June 2009: BBC news website reports on blueprint plans for the CHORD project being agreed by Argyll and Bute Council. The project includes a planned £2.4 million for Rothesay, a part of which is for the renovation of Rothesay Pavilion.
December 2009: External inspection finds the building remains in use, but possibly underused. Closer inspection finds signs of structural movement and some rusting of reinforced concrete elements. Continue to monitor at ALERT for progression of repair scheme.
February 2012: Argyll and Bute Council and the Prince‘s Regeneration Trust (PRT) forward detailed information on the structural issues facing the building. Whilst the concrete primary structure is not facing major issues, the cast stone cladding is of concern. It is badly stained, spalling in places. Diagnostic analysis has found a significant number of blocks are fully carbonated. Steel framed windows and screens have passed their service life and are now allowing small amounts of water ingress into the building. Steel windows are ungalvanised and deformed in places. The interior remains in reasonable condition although original fixtures, fittings and paint colourings have been removed and replaced with inferior products. The building remains partly in use, but the facilities need upgrading to enable the building to function fully as a modern public venue, notably ensuring compliance with current disability access legislation. There is currently no thermal insulation to walls, roof or floors. No mechanical ventilation is in place, and the majority of the electrical installation is unsafe. PRT has prepared a Conservation Plan, Condition Survey, Feasibility Study and Business Plan for the site, on behalf of the Council. Total project costs for comprehensive conservation, repair and alteration have been projected at £6.5 million. The Council recognise the significance of the building as a heritage asset and have included the Pavilion as a key project within the CHORD programme of regeneration across Argyll and Bute. Significant funds have been identified within this programme towards repairs and upgrading, but further funding is being sought to ensure the future of the Pavilion. Argyll and Bute Council have submitted initial major match-funding applications. Moved to At Risk.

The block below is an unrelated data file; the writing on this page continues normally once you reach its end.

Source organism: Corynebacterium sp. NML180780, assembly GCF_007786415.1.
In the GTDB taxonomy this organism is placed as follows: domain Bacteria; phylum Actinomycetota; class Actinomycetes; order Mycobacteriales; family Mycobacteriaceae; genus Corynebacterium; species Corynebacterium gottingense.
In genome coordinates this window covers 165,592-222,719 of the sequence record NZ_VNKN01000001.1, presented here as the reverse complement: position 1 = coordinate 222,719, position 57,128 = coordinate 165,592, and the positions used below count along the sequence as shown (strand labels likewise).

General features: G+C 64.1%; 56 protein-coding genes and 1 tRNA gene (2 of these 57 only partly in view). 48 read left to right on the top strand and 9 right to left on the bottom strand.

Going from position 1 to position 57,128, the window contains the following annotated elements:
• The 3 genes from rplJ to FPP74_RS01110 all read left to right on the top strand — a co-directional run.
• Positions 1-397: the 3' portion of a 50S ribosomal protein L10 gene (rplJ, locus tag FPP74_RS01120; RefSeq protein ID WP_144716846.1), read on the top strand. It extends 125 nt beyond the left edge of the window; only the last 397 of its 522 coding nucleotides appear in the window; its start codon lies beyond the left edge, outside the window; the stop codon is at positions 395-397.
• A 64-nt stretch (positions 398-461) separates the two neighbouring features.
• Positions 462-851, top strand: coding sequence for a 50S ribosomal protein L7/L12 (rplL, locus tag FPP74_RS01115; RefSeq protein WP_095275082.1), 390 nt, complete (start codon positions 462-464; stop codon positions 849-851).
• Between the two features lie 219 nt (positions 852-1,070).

18 April 2012: Historic Scotland announces the restoration scheme for the Pavilion has been awarded £500,000 from the Building Repair Grant scheme.
30 August 2012: External inspection finds no significant change from the previous site visit. The building remains under-used and deterioration of the cast stone cladding is evident.
2 September 2014: Listed Building Consent for adaptive restoration with alterations and additions to form mixed use cultural and sports building is being sought ref: 14/01827/LIB.
4 February 2015: BBC news website notes that with the latest grant aid award of £3million from the Heritage Lottery Fund the restoration of the pavilion can now commence. The construction works for the £8 million redevelopment of the Pavilion are expected to commence in Autumn and is anticipated to re-open in Summer 2017.
28 August 2015: Listed Building Consent for the restoration of the building is being sought ref: 15/02181/LIB.
5 May 2016: A member of the public notes the Pavilion has closed for renovations. Moved to Restoration in Progress.

Guides to Development

Conservation Area
Planning Authority Contact
PAC Telephone Number


Current Availability
Not Available
Appointed Agents
Occupancy Type
Public User
Present/Former Uses
Building Uses Information:
Present Use 1: Theatre Former Use 1: Dance Hall
Present Use 2: N/A Former Use 2: Theatre
Name of Owners
Argyll and Bute Council
Type of Ownership
Local Authority

Information Services

Additional Contacts/Information Source
Online Resources
Concert Halls
Original Entry Date
Date of Last Edit